The Mental Health Act

The Mental Health Act was passed in 1983 and is the main piece of legislation that sets out when and how a person can be detained and treated in relation to their mental illness. People detained under the Mental Health Act need urgent treatment for a mental health disorder and are deemed to be at risk of harm to themselves or others. In May’s speech she argued that the three decades old legislation is leading to ‘shortfalls in services and is open to misuse’ (May 2017). While the Mental Health Act was amended in 2007, it is felt by many that a more substantial revision is needed. This amendment was originally a proposed bill, but many felt it was ‘too draconian’ (BBC news, 2007).

The Five Year Forward View for Mental Health called for the Mental Health Act to be revised ‘to ensure stronger protection of people’s autonomy, and greater scrutiny and protection where the views of individuals with mental capacity to make healthcare decisions may be overridden to enforce treatment against their will’ (Mental Health Taskforce, 2016).

Reducing detention rates

Current detention rates under the Mental Health Act are too high. The latest published figures show the number of detentions under the Act are rising annually, increasing by 9% to 63 622 in 2015–2016, compared to 58 399 detentions in 2014–2015 (NHS Digital, 2016). Over the last 10 years they have increased by almost 50%. Of those detentions, a disproportionate number are of people from black and minority ethnic populations — four times as many black people as white people are detained. It is unclear why there are disproportionate detention rates between different communities, but this must be identified to ensure equal access to earlier intervention and crisis care services.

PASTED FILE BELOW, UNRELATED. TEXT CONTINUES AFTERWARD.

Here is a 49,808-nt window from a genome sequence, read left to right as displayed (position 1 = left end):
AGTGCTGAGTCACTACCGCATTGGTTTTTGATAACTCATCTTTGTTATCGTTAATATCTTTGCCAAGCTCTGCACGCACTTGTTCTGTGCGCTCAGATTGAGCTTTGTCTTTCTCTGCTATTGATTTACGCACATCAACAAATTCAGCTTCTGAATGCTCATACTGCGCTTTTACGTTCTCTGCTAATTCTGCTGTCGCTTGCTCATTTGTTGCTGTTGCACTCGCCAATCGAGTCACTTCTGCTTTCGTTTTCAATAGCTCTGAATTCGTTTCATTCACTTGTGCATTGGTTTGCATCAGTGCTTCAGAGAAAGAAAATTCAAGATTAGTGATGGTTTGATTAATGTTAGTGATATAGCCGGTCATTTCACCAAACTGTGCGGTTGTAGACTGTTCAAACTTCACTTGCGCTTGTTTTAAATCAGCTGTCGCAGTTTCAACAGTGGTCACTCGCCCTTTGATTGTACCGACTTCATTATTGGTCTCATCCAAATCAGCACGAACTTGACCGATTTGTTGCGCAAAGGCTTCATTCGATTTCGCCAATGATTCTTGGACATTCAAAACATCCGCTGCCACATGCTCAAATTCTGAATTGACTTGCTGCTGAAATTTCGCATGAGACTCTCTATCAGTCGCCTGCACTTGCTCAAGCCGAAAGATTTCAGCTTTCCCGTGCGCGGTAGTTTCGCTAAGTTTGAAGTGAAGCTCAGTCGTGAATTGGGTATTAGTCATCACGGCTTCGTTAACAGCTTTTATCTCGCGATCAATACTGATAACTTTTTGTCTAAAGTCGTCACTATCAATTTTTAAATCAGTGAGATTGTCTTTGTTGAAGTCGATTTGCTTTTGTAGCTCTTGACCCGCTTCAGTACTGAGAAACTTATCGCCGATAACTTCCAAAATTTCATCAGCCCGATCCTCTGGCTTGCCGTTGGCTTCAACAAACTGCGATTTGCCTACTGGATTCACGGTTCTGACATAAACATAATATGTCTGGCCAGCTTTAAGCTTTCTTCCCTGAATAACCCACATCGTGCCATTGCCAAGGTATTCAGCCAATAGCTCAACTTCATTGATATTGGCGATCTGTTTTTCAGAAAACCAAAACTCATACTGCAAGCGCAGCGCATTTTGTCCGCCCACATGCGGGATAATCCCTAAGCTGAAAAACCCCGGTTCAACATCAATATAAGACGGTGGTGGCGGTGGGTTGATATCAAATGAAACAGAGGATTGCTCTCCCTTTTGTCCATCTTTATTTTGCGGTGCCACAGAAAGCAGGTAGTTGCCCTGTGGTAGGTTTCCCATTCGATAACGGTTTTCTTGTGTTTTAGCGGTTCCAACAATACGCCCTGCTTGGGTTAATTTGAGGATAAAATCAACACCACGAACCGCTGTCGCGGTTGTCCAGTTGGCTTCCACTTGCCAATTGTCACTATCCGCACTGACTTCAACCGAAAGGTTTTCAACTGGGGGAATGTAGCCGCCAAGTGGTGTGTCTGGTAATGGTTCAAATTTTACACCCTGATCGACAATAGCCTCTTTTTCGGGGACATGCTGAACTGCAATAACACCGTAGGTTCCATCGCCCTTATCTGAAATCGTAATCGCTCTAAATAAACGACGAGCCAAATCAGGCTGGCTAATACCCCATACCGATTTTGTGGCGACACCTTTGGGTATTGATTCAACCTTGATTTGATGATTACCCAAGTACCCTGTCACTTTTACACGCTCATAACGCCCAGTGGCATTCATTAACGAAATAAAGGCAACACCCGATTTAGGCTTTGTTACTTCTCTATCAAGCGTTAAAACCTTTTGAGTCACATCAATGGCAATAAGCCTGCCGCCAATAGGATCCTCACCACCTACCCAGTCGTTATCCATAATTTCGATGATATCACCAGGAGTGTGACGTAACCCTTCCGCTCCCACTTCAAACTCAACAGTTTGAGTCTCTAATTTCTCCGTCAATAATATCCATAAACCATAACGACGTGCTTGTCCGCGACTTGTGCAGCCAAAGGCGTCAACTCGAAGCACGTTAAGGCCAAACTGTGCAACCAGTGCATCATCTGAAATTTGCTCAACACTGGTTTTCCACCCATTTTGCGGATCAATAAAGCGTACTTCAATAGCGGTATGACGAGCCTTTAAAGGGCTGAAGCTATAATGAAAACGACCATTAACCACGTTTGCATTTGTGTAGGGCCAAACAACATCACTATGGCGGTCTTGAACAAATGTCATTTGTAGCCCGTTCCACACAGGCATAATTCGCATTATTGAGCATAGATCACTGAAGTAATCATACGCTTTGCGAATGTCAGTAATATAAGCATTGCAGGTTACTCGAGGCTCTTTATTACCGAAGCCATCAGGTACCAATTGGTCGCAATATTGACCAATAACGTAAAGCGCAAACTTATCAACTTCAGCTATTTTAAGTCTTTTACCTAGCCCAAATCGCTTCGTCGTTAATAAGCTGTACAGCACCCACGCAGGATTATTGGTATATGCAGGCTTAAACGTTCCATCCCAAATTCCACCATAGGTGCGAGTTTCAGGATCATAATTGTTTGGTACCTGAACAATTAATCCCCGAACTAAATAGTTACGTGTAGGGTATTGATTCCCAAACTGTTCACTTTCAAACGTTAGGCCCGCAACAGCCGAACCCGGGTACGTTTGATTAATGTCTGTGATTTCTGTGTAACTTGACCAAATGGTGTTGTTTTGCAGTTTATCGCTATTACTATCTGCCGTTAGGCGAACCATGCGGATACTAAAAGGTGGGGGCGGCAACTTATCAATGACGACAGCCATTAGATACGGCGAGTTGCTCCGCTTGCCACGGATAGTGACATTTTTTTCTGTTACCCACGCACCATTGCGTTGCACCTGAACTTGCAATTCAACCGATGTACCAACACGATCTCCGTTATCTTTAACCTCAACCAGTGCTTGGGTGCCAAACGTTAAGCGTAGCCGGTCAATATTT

While reviewing the Act will use changes in legislation to help reduce the rates of detention, the difficulty will come in figuring out how the delivery of care must be changed so that detention can be avoided in the first place (Wessely, 2017). Additional focus is needed on the provision of earlier support. By identifying vulnerable people and addressing their mental health needs early, they can receive the support and care they need before detention becomes an unavoidable necessity.

For those that are detained, there needs to be a review of the areas constituting a ‘place of safety’. Police custody is not an appropriate area of safety. Around half the deaths that take place in or following police custody involve detainees with some form of mental health problem (Independent Police Complaints Commission (IPCC), 2017). Although police custody is only used as a last resort, it can exacerbate a person’s mental state, and has the effect of criminalising people who are in need of medical attention (IPCC, 2017).

Undertaking the review

The review will be carried out by Sir Simon Wessely, professor of psychological medicine at the Institute of Psychiatry, King’s College London. He is the former President of the Royal College of Psychiatrists and current President of the Royal Society of Medicine. Wessely will produce an interim report in early 2018 and develop a final report containing detailed recommendations, by autumn 2018.